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We Are Convinced Now


New organizational foundations were laid in the late 1970s and early 1980s, rooted in the segregated communities but committed to a non-racial future. Students once again took the lead, as veterans of the 1976 uprising now armed with both concrete experience of struggle and counsel from the elders.

“We were planning to form a new student body, you see, and questions were coming up as to how are we going to avoid the problems we experienced in June 1976: firstly, the relationship of the students to the society as a whole, and secondly, the shortcomings of the tactics and strategies which were involved. There had been no change, really, since 1976, in the attitude of the people. They were still anti-white, you see. 

Now it was felt that this new organization which is going to be launched should not appear to be racist. In actual fact, it was not going to include whites at that particular stage, but in terms of policy, we had to make it clear that we are non-racial.

But it was not as easy as that to introduce non-racialism — it now meant that COSAS had to start moving people away from Black Consciousness and start showing them the non-racial way. Our argument was that it is not all the whites who enjoy privileges — there are whites who don't enjoy privileges. And secondly, we cannot deny that there are those whites who are well off but who are sympathetic to our struggle. We used to put forward such arguments to try and show them that, in actual fact, the problem is between the rich and the poor, because you actually find even blacks who sell us out. And now the whole class question would come in.

One of the other problems was that in 1976 and '77, very few so-called coloureds and Indians were involved, so our first aim of COSAS was to go to those areas and draw them in. And that's exactly what we did.

What led to the decision that COSAS should formally adopt a non-racial policy?

You see, initially what had happened is that since we were planning to launch a new organization, we had to consult elderly people and experienced people. And in actual fact it was them who showed us our shortcomings in 1976 and 1977. They were trying to show us that we are going to find ourselves in a racist problem if we are going to pursue BC.

In 1979 already there was ANC literature coming up, you know, there was an ANC vibe growing inside the country. ANC started intensifying 'armed propaganda’. Now this was helping to sort of change the mood.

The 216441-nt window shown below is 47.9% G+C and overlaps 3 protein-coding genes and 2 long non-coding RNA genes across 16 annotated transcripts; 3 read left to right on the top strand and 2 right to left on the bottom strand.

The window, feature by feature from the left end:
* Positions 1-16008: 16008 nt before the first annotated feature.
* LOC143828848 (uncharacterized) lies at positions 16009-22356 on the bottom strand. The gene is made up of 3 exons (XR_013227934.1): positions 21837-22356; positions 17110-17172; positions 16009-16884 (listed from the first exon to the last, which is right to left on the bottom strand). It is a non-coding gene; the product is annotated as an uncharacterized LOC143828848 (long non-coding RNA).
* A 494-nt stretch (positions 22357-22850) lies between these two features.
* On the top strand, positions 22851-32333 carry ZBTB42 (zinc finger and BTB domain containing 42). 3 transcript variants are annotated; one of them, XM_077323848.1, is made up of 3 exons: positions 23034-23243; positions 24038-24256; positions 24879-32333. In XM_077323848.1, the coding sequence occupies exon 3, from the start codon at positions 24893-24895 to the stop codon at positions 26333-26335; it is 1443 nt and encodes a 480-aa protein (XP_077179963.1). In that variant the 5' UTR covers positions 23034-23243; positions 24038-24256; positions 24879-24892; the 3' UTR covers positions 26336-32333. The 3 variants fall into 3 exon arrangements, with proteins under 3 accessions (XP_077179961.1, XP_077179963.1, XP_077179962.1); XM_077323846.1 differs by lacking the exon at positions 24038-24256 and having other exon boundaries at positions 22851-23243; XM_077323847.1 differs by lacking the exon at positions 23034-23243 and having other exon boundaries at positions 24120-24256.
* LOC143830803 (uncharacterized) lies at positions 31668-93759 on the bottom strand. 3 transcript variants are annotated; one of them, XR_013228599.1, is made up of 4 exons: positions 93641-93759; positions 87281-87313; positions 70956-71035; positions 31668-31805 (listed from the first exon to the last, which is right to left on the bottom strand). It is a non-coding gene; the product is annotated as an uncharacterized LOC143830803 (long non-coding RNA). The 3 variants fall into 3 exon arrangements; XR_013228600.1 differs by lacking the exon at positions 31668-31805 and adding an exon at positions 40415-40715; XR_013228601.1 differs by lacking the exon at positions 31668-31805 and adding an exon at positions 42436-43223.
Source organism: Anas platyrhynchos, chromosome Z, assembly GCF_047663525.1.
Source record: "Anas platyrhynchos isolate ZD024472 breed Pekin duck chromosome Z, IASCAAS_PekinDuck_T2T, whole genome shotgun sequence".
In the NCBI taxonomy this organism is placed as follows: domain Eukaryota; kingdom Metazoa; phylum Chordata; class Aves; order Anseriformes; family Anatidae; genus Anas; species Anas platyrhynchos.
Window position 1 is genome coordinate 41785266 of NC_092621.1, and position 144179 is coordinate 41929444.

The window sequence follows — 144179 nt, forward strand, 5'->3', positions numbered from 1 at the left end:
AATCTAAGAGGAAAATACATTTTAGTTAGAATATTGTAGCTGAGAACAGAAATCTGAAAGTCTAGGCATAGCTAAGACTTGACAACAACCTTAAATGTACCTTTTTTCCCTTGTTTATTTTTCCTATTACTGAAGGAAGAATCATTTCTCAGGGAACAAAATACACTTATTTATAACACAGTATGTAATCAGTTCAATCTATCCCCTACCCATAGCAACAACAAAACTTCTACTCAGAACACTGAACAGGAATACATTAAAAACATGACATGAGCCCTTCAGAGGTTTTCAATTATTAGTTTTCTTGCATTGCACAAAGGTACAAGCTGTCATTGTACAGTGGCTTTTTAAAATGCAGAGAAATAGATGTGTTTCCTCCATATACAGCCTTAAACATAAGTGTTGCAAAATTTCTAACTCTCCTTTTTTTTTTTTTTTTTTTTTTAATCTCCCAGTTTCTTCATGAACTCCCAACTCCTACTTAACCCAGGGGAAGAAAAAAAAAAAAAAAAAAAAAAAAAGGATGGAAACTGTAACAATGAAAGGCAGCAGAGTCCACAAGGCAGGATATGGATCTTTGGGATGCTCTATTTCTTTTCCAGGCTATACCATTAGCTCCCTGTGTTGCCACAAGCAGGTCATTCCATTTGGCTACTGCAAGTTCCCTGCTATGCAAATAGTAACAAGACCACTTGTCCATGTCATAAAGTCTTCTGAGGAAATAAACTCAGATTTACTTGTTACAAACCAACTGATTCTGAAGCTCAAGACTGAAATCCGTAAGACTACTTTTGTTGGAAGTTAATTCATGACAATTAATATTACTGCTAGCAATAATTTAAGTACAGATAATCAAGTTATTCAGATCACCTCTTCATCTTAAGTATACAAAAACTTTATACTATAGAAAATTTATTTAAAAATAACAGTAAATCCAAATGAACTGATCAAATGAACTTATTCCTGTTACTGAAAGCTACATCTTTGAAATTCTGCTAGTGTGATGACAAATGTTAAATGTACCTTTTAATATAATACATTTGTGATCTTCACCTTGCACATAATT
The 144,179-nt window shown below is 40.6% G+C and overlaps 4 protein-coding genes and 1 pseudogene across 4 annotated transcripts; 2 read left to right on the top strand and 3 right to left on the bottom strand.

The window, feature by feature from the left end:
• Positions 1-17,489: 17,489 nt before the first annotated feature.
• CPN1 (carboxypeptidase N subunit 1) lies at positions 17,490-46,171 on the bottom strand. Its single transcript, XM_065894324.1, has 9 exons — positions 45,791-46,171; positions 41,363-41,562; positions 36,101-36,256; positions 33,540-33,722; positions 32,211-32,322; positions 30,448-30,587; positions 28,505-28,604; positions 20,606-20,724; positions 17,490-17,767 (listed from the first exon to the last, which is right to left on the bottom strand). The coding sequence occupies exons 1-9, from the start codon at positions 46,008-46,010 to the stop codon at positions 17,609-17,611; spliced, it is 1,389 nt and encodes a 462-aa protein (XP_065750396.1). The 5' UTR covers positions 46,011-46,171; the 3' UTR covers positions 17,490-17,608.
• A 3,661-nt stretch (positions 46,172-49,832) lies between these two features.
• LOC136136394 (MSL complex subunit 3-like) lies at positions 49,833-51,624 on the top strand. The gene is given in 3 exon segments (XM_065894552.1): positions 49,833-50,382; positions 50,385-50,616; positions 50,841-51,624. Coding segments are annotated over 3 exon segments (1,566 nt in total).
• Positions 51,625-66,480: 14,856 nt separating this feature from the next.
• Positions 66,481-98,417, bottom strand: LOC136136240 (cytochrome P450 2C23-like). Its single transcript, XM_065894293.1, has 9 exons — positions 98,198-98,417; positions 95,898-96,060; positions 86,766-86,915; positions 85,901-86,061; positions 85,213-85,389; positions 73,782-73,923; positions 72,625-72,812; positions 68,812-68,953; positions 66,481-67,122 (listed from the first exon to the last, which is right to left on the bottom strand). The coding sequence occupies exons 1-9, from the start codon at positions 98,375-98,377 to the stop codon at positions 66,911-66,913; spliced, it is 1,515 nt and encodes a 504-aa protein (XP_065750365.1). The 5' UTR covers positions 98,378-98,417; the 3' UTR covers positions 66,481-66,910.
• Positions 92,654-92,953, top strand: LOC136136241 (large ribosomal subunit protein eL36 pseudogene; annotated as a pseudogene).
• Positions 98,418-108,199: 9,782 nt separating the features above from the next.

The more the struggle was becoming popular, the more this non-racial thing was becoming popular. By the end of 1980, I can say those students who were active, they had accepted it and they made those who later on joined the struggle to accept it. What has happened of late is that some students know nothing about BC — students who can actually speak of BC, it's those who were involved prior to 1980. Earlier on we had to sort of transform these people from this BC mentality to non-racialism, but now we don't actually even go through BC.”


WANTU ZENZILE
, a secondary school student from Port Elizabeth, member of the Congress of South African Students since its formation in 1979, and COSAS president 1980-82

It is clearly stated in the COSAS constitution that we are striving towards a non-racial and democratic education, first as oppressed, then as students. COSAS also realizes that for there to be a non-racial democratic education there must be a democratic society truly reflective of the will of all the people.

The preamble of our constitution clearly states that 'students have a responsibility toward ensuring the welfare of society'. Here the organization has isolated a particular and fundamental responsibility: the economic responsibility. Students realize that the clothes we wear, the food we eat, the pens and books we use are produced by the working class of our country — the working class is therefore responsible for the wealth of the country. Yet we find that those who produce the food have no food, those who produce the clothes have no clothes, those who build the houses have no houses. The working class, as the oppressed and most exploited class in society, therefore must first emancipate themselves, since the emancipation of the working class will ensure the emancipation of society as a whole. That is why we are saying that the working class is the vanguard of our struggle. We, as students, through having our site of struggle on our schools and campuses, can only play a supportive role to our parents, the workers.

'Apartheid Education: The Challenge Facing Students', a retrospective overview of COSAS policy issued by its National Executive Committee, 1984ii 

“I've been non-racial ever since my involvement in COSAS, since its inception. The COSAS constitution was drawn up in my presence, and I fully participated in its formation. I never had problems with whites because we were a non-racial organization from the outset.

It was in 1976 when I really got involved. I was very young then, but all schools were demonstrating so there was no way in which I couldn't join in. I remember in one of the demonstrations when we were marching to John Vorster Square, I thought that the whites in South Africa are the enemy and as a result I said to one of the SSRC chaps, 'Why don't we give our parents who are working as domestic workers some poison to kill all the whites?' Fortunately I said that to a very progressive and clear person, because he said to me, 'But not all whites are enemies, you know — we have democratic whites.'

He then tried to explain the policies of the ANC to me, and he trained me politically. The type of training I got from this comrade was so clear that I immediately understood that not every white is an enemy, especially when he explained to me about the two opposed classes, the working class and the bourgeois class, and how whites are being given privileges to divide the working class, and as a result, weaken it. What also convinced me was that if we say we are going to drive the whites to the sea, I mean, why should we do that, because South Africa is what it is today because of our joint effort.